Glugg? Gloog? Glerg? “Ö” is a difficult letter for me to pronounce, so when it comes to asking for this sweetly-spiced, Scandanavian mulled wine, I sometimes simplify my request to “I’ll have some of what’s simmering in that crockpot.” While spending the winter in Stockholm a few years ago, I regularly indulged in 3 pm glögg-fikas (glögg-themed coffee breaks), 5 pm jul-glöggs (glögg-themed Christmas parties?), after-work mugs-o’-glögg (i.e. happy hour)…and so on. It seemed that my Swedish friends were exceptionally good at coming up with reasons to drink glögg— reasons bound in traditions which were justified by statements like “Because. That’s just what we do.” Hard to argue with that when you can’t even pronounce an “ö” . And in the interest of keeping with tradition, you could always count on there being a plate of crispy, crunchy pepparkakor (gingerbread cookies) at the table to nibble on as you sipped your beverage.  Let’s just say is was a gluttony of glögg. 

On those cold, dark nights (which started around 2 pm), where the objective was to mysa (get cozy, which could be considered a national sport in Sweden) and stay warm, nothing hit the spot like a mug of glögg. It’s pretty easy to make, and the bonus is that your house will smell amazing as you heat up all of those holiday spices. And you can premix all of the ingredients days ahead of time, store the mixture in the fridge, and simply warm it up when you’re ready to relax in Nordic fashion. But I must warn you… DO NOT forget to serve your glögg with spiced cookies. That’s how it’s done, okay? Don’t ask why. If you don’t have time to bake your own but you still want to do it proper, go with Anna’s spiced cookies. They’re perfekt.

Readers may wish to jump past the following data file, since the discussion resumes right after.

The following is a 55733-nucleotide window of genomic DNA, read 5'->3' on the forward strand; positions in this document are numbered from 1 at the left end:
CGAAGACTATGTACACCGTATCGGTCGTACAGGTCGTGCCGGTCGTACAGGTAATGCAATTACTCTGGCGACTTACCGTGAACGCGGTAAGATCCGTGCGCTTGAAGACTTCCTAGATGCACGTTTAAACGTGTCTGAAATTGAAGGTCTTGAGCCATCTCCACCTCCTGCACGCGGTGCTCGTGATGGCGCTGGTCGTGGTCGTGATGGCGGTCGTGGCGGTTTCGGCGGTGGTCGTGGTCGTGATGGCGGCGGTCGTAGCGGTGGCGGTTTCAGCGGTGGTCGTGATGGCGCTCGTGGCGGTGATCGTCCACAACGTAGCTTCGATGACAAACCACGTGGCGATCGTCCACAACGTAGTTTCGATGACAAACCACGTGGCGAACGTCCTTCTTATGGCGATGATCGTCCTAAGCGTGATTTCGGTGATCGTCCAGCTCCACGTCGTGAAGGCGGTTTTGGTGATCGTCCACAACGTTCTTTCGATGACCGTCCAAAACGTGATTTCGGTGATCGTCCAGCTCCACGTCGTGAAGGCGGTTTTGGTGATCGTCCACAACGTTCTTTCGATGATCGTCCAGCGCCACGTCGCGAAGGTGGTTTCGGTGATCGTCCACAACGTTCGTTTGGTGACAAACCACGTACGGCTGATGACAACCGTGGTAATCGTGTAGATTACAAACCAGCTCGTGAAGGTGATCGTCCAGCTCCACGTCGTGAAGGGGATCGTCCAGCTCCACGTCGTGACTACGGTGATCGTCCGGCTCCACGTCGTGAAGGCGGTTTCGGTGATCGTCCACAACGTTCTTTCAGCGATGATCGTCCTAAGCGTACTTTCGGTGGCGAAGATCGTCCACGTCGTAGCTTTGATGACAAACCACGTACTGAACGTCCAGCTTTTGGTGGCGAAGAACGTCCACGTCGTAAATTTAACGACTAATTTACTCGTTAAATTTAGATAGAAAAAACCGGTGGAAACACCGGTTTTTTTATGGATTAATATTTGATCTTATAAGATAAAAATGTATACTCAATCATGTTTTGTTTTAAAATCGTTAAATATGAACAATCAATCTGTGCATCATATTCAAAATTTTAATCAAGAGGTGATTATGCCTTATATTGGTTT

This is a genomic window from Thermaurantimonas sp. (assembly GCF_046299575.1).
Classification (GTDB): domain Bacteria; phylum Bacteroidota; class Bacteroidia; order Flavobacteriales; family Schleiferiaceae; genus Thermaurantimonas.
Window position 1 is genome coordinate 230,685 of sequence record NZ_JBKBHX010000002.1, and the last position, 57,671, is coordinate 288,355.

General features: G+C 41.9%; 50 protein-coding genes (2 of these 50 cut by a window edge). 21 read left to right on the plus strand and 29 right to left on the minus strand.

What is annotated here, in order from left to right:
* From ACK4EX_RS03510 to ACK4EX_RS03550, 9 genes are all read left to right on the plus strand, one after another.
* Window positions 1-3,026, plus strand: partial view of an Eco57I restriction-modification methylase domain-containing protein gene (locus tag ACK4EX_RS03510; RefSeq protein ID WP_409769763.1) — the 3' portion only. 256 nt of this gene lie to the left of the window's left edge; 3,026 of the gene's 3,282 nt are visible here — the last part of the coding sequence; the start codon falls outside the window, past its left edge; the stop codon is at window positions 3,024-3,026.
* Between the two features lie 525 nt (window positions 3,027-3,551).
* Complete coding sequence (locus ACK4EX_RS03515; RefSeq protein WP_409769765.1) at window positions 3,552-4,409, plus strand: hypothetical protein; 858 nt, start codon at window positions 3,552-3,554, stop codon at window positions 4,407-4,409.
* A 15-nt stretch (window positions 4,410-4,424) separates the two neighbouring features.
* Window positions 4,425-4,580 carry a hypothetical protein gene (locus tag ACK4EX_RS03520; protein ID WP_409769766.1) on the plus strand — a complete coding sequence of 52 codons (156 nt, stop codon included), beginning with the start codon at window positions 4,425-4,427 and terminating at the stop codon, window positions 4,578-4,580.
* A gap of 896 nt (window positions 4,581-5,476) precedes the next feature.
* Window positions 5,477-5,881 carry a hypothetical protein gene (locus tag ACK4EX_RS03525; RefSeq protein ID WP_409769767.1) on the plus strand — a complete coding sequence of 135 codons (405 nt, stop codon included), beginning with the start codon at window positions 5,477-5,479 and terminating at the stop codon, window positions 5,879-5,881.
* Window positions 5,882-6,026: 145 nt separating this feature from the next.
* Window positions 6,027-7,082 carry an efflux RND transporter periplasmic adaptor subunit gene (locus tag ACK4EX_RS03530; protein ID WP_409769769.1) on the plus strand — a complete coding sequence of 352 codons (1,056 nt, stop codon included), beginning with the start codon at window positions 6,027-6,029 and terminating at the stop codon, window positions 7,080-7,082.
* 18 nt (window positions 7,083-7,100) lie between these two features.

I found this beautiful glögg recipe, crafted by Morten Sohlberg of NYC’s Smörgas Chef Restaurants, on Edible Manhattan.  Skål!

Smörgas Chef’s Glögg
Makes 15 servings


4 c. water
1 c. brandy or spiced rum
Peel from 1 large orange, cut into large strips
2 T. whole cloves
2 t. vanilla extract
10 cardamom pods
1⁄2-inch piece of fresh ginger, peeled and crushed slightly with the back of a spoon
1⁄2 t. freshly grated nutmeg
4 sticks cinnamon
1 750-ml bottle dry red wine
1 c. vodka
2⁄3 c. dark brown sugar
Garnish: sliced blanched almonds and raisins

Directions: Heat the water, brandy and spices to boil; reduce heat and simmer for 10 minutes. Add wine, vodka and sugar, and simmer for one minute. Strain out cloves and orange peel and decant the glögg, leaving other spices behind. Add raisins and almonds to each glass upon serving.


And this lovely recipe for pepparkakor comes from Jenna Weber of Eat, Live, Run via

Makes 4 dozen small cookies

1 stick butter, softened
¾ cup sugar
1 egg
½ tsp vanilla
1 tbsp maple syrup
1 ½ tsp water
1 ½ heaping cups flour
1 tsp baking soda
1 tsp cinnamon
½ tsp ground ginger
¼ tsp ground cloves
¼ tsp salt

1. Cream together the butter and sugar then add the egg, vanilla, maple syrup and water and beat until combined.
2. Whisk together the flour, baking soda, cinnamon, ground ginger, ground cloves and salt. Add to wet ingredients to form a soft dough. Wrap dough in plastic wrap and chill for 2-4 hours or overnight.
3. Preheat oven to 350°F.
4. Roll out dough on a floured surface to 1/8th thick and cut with star shaped cookie cutters.
5. Bake for 7 minutes. Pepperkakor should be a very thin, crispy and spicy cookie.

 Illustration by Libby VanderPloeg

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